Gordon Brown, then Chancellor, visits a school in Uganda. Development was a personal priority for both him and his predecessor, Tony Blair. (Photo:Getty)
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"Justice, not charity, is what is needed in the world": A new pamphlet looks to put the politics back into international aid

International development has become the subject of cosy consensus. A new pamphlet aims to put that right

What will David Cameron do when he steps down, whenever that is? It seems likely that he’ll take a backseat to allow his wife, Samantha, to pursue her career, quietly raking in cash as an after-dinner speaker but not doing anything that might provoke any headlines.

What we can say with certainty is that he won’t, as both Tony Blair and Gordon Brown have done, is devote himself to the cause of international development. In office, it was one of the few tunes that both Blairites and Brownites could dance along to, and it was a personal obsession for both men.

Since then, the issue has fallen off the radar somewhat. For David Cameron, the battle to enshrine the 07.% target of GDP spend in law, against opposition from both the Cabinet and the backbenches, has been his major focus.  Outside of that battle, the heat has been taken out of the development issue as far as politics were concerned, partly because Andrew Mitchell, who held the post under Cameron until 2012, was one of the most committed and hardworking Development Secretaries to have served in the brief. “For a lot of us,” one NGOer told me, “Andrew Mitchell leaving office felt more like a change of government than the election.”

But since then the post has fallen into neglect; occupied by Justine Greening, who is relatively uninterested in the brief, and shadowed for most of that time by Jim Murphy, who saw it as a lesser prize than his old job as shadow defence secretary.  

It is urgent that the cosy consensus is broken up, and soon. Women perform 66 per cent of the world’s work and produce 50 per cent of the world’s food, they make up just 22 per cent of the world’s parliamentarians and own only one per cent of the world’s property. But women’s rights are and gender justice are neglected by government policymakers, with just 14 per cent of the Department for International Development’s country plans tackling the treatment of women and girls as a specific priority. (Damningly, Nigeria, which is still reeling from the abduction of more than 200 girls by Boko Haram, is among the nations where Dfid’s development strategies does not include ending violence towards women and girls as a strategic priority).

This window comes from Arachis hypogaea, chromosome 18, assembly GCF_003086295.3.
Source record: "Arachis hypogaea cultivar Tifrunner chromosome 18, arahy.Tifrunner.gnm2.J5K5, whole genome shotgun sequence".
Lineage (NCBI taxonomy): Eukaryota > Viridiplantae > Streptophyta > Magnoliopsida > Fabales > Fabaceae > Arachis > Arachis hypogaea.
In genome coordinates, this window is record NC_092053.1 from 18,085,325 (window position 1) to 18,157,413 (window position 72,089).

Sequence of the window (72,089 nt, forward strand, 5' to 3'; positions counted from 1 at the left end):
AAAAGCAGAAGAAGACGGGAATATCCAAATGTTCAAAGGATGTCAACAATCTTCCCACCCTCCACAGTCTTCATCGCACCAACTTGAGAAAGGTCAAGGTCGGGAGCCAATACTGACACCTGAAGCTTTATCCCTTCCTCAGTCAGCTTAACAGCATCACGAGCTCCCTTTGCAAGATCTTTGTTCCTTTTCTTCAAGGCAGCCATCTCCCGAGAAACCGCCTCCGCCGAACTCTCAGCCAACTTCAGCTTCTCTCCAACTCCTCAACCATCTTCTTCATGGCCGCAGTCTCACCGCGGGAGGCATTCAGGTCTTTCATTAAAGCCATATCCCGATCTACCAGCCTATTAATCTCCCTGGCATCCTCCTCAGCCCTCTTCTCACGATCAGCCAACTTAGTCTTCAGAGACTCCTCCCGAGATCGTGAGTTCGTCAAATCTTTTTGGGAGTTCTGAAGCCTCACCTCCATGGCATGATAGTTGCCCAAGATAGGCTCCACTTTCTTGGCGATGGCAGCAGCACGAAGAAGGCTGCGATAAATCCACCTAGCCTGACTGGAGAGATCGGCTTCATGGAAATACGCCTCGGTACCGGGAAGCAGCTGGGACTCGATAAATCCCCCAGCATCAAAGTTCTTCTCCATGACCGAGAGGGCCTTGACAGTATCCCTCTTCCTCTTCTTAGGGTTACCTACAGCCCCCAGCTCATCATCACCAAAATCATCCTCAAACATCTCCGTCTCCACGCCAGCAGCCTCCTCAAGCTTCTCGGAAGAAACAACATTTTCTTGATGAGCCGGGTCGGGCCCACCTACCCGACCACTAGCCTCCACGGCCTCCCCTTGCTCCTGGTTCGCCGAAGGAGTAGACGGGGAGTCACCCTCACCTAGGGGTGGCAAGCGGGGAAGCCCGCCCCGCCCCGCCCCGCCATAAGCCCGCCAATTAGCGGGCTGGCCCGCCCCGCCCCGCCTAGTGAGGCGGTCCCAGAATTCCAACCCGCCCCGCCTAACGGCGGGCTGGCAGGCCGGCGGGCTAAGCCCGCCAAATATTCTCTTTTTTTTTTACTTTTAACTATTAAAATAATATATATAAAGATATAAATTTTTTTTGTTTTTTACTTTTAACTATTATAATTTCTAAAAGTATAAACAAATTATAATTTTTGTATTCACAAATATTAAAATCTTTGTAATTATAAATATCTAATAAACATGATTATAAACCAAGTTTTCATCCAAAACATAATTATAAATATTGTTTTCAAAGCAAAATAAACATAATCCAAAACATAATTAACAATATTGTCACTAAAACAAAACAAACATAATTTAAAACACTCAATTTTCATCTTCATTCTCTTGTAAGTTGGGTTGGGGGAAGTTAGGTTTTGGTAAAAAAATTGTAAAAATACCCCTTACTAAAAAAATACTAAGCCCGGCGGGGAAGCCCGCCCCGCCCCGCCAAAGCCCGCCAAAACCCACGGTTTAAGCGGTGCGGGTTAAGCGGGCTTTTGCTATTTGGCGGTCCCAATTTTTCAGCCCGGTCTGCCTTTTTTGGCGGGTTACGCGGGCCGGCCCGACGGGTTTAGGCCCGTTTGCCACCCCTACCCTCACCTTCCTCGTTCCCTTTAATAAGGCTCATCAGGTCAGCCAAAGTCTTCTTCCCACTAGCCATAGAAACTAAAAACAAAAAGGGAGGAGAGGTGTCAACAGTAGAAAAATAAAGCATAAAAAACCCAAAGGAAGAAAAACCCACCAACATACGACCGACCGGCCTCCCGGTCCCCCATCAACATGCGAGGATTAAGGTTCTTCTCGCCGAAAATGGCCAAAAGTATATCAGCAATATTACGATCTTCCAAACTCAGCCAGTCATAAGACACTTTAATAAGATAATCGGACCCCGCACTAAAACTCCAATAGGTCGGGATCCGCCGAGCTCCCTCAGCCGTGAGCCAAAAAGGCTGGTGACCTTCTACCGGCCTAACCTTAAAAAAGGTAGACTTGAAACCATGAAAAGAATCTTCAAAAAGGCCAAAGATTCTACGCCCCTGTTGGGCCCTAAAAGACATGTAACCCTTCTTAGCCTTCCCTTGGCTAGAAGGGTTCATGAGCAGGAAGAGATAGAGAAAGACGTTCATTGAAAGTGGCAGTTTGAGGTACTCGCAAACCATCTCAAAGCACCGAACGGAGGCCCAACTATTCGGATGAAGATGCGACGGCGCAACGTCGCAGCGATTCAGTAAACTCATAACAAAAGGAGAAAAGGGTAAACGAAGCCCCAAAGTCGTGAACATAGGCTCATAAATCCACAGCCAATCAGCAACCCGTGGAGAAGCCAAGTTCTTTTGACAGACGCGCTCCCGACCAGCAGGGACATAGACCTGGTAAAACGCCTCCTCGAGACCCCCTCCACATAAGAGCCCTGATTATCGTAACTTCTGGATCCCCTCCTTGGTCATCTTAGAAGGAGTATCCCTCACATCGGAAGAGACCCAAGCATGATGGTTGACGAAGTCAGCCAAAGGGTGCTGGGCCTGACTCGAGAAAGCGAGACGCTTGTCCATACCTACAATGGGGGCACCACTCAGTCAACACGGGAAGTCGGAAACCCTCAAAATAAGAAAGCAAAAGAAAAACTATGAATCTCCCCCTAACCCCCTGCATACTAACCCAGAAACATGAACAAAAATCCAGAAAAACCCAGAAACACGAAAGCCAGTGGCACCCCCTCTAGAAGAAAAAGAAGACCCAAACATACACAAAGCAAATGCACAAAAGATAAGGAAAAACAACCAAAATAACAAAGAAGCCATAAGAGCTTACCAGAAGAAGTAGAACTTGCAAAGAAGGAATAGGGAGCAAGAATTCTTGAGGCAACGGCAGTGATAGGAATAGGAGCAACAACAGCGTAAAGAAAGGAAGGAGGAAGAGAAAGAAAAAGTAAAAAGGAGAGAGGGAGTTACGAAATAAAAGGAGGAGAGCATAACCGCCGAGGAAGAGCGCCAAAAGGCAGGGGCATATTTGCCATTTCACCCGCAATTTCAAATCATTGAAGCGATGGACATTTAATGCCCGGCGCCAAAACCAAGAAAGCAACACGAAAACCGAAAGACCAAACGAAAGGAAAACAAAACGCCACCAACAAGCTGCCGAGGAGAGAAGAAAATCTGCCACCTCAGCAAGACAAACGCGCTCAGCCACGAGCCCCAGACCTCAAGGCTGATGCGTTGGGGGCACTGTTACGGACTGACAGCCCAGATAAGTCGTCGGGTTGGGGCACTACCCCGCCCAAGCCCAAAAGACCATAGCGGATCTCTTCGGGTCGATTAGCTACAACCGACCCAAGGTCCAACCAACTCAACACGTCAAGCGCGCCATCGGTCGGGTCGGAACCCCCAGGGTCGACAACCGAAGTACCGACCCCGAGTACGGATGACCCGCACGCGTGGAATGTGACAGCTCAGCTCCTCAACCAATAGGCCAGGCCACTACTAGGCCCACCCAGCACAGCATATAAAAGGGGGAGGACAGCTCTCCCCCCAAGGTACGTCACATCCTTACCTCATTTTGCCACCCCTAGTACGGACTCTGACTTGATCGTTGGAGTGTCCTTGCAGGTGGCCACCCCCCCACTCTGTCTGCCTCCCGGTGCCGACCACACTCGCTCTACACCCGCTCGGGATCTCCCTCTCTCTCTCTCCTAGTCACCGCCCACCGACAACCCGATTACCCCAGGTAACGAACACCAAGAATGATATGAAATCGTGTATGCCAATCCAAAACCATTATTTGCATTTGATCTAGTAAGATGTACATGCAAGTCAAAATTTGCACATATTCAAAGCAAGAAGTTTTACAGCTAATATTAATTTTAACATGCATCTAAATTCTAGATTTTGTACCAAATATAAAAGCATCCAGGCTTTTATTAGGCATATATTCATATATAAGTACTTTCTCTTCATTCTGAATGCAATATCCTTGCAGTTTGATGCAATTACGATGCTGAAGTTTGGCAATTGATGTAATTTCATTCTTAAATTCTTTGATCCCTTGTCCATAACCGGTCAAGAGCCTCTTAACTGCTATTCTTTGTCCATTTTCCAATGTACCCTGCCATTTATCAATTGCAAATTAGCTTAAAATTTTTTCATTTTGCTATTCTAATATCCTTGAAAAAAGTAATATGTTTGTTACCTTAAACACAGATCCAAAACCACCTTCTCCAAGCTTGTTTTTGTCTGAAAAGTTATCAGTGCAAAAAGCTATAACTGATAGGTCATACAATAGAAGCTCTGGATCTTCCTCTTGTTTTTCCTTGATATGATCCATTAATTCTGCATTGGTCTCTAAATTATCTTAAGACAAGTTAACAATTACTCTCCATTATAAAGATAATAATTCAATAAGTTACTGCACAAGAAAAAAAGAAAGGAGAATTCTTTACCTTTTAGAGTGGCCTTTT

Happily, things are changing. Mary Creagh, moved from shadow transport in the last reshuffle, is turning heads in the development sector with her hard work and quick mastery of the brief. And a new pamphlet, Beyond Aid, released tomorrow, will seek to put the politics back into international development. Edited by Glenys Kinnock and Stephen Doughty – now a Labour whip, but formerly a senior Oxfam staffer and SpAd to Douglas Alexander when he was Dfid Secretary – Beyond Aid is about driving forward a radical agenda for the brief, building on the work done by Labour’s Campaign for International Development ginger group.

At the heart of the book is an attempt to move development away from a “direct debit” mentality  - where the 0.7% target is treated as something that exists forever to make us in the west feel better about ourselves, without any end – and towards the aim of “making aid an anachronism”, as Labour’s former shadow minister for international development, Alison McGovern, put it.  With 2015 representing the deadline year for the Millennium Development Goals, and major summits on international development and climate change looming shortly after the election, Beyond Aid may be one of the most important pamphlets of recent years.

Beyond Aid can be read in full here.

Stephen Bush is editor of the Staggers, the New Statesman’s political blog.

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David Cameron's speech: a hymn to liberalism from a liberated PM